However, if you were to add all four home selections to your bet slip—Liverpool (1.30), Real Madrid (1.25), Juventus (1.30) and Bayern Munich (1.20), and place a €10 accumulator instead, your return would jump considerably to €25.35.

How do you calculate an accumulator bet?

To calculate your return from a winning bet, or the potential returns when placing a bet, you simply multiply your stake with the odds of each of your selections.

So, in the example above, the return of €25.35 is calculated as follows: €10 x 1.30 x 1.25 x 1.30 x 1.20.

Therefore, an accumulator bet will reward for you for taking the extra risk of adding multiple selections to your bet slip, as the more legs you add to your accumulator, the higher the chance at least one result will fail to land in your favour.

By relying on all four results outlined above to be successful, you are naturally increasing the risk that the bet will not pay out compared to betting on just a single match outcome.

That’s why you’ll find that the more selections you add to the accumulator, the higher the return you’ll get from your initial stake.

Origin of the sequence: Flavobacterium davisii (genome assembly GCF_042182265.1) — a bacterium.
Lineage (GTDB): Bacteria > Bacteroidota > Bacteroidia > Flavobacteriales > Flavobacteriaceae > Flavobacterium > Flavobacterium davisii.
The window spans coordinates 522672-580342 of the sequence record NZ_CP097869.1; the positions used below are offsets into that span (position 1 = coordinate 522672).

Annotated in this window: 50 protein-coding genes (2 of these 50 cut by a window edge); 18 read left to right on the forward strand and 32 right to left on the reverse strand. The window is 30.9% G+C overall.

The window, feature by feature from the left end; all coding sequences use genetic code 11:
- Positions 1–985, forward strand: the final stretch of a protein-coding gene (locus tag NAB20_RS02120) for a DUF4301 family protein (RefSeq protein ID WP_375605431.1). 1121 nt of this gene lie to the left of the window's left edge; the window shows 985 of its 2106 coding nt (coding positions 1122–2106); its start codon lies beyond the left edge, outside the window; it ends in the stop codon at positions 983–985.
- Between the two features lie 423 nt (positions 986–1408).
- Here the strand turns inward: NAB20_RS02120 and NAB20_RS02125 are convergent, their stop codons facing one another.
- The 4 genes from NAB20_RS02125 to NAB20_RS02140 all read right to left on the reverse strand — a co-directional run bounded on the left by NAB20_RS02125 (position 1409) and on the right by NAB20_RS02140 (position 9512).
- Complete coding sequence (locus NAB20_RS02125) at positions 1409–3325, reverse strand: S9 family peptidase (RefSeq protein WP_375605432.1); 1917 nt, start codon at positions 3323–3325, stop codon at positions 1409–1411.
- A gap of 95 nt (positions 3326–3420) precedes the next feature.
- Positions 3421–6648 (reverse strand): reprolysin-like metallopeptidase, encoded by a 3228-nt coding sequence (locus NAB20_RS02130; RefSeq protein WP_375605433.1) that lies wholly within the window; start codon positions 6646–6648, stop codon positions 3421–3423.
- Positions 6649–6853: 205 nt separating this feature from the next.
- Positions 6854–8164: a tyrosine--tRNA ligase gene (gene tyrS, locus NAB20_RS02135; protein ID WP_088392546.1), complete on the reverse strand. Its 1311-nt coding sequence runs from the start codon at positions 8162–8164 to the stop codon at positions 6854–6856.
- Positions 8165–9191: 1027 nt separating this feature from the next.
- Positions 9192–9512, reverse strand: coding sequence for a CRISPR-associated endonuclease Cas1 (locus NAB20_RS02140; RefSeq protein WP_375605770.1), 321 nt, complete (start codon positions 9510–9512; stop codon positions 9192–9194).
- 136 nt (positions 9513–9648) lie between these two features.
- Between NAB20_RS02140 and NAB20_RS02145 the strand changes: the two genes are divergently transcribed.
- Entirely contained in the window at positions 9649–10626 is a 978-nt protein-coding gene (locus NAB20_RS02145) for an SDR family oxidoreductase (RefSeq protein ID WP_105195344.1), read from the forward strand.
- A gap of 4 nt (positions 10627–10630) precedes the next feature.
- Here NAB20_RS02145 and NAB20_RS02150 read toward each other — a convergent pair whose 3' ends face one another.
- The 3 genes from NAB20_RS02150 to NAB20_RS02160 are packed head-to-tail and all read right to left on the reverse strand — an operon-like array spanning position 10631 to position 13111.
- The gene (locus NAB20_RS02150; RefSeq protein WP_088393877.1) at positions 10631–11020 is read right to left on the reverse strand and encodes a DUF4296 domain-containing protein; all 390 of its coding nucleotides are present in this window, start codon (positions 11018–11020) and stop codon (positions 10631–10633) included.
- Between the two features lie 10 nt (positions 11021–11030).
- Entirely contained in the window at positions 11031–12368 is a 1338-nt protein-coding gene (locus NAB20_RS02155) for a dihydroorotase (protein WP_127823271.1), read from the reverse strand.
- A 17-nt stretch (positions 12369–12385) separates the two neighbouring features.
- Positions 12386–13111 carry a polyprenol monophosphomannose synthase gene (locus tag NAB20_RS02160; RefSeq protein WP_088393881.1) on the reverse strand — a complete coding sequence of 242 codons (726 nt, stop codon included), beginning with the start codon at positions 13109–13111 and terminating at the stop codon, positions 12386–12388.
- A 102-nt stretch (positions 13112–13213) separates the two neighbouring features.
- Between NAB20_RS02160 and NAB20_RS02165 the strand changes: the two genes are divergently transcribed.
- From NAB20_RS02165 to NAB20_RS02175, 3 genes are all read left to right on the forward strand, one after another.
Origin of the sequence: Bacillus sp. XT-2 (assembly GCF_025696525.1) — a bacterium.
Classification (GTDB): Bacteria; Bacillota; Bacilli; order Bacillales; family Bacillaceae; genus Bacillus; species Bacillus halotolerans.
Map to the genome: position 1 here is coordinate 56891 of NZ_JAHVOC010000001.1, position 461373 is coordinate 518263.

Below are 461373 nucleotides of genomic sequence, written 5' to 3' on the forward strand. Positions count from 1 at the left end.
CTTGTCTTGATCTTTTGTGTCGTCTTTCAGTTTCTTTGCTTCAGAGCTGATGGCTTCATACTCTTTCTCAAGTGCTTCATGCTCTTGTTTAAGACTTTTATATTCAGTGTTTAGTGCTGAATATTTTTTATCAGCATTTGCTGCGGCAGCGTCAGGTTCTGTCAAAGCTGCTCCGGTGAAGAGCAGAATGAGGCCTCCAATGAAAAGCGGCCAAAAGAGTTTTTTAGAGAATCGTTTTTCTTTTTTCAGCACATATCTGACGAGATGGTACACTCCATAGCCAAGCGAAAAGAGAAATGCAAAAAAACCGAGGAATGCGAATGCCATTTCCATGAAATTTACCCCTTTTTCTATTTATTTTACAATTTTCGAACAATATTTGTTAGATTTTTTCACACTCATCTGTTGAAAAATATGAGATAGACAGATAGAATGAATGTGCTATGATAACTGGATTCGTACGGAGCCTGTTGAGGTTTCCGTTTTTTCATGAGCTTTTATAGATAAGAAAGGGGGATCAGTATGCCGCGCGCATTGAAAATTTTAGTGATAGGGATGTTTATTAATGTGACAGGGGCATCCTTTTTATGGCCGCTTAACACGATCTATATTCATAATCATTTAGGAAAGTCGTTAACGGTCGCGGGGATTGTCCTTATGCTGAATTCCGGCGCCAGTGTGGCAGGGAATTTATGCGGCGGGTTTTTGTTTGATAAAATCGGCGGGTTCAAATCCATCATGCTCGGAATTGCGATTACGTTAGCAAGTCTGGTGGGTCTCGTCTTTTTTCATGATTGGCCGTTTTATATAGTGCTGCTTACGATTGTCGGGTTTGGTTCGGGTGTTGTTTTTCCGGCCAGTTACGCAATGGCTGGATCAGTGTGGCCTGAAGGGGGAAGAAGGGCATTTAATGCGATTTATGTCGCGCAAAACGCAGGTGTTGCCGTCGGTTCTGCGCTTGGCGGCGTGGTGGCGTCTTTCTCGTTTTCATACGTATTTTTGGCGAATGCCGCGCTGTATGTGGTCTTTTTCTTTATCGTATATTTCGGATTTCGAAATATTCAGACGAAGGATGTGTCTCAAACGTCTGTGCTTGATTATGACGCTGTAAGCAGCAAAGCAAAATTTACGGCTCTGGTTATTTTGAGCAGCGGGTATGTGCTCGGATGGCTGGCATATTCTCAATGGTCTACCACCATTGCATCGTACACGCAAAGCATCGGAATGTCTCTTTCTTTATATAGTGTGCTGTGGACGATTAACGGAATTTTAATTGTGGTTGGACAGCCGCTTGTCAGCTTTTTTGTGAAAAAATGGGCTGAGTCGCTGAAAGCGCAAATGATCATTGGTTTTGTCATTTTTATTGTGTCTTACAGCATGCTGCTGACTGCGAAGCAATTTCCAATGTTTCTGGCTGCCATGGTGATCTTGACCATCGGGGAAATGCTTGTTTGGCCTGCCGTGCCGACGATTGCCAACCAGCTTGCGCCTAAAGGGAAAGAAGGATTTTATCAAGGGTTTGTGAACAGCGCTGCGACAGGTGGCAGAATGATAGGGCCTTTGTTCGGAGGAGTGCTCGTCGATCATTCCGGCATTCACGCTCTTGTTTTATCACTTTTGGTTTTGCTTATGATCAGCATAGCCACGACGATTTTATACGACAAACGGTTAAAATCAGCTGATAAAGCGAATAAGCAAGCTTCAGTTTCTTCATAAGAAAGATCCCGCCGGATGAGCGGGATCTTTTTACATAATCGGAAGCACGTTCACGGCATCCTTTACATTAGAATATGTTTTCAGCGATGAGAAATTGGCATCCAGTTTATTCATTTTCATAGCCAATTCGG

Different types of accumulator bet

In this guide, we’ve looked at a theoretical four-leg accumulator. These are also known as four-fold accumulators, with the accumulator name changing for every subsequent selection you add to the bet slip.

Common accumulator types include:

  • Four-Fold Accumulator bets (accas with four legs/selections)
  • Five-Fold Accumulator bets (accas with five legs/selections)
  • Six-Fold Accumulator bets (accas with six legs/selections)
  • Seven-Fold Accumulator bets (accas with seven legs/selections)
  • Eight-Fold Accumulator bets (accas with eight legs/selections)

With these accumulators, all legs must be successful to ensure a return.

What are the odds on my accumulator bet?

To calculate the odds on an accumulator bet, you multiply the decimal odds of each selection together, which will give you the odds for each one unit stake for your account currency.

For example, say your account is in Euros and you pick a five-fold accumulator with selections at odds of 1.50, 2.00, 2.10, 2.50 and 3.40.

If we multiply those odds together (1.50 x 2.00 x 2.10 x 2.50 x 3.40) we get a total of 53.55. This equates to the odds for that bet (i.e., a successful €1 accumulator would give a return of €53.55).

Doubles and Trebles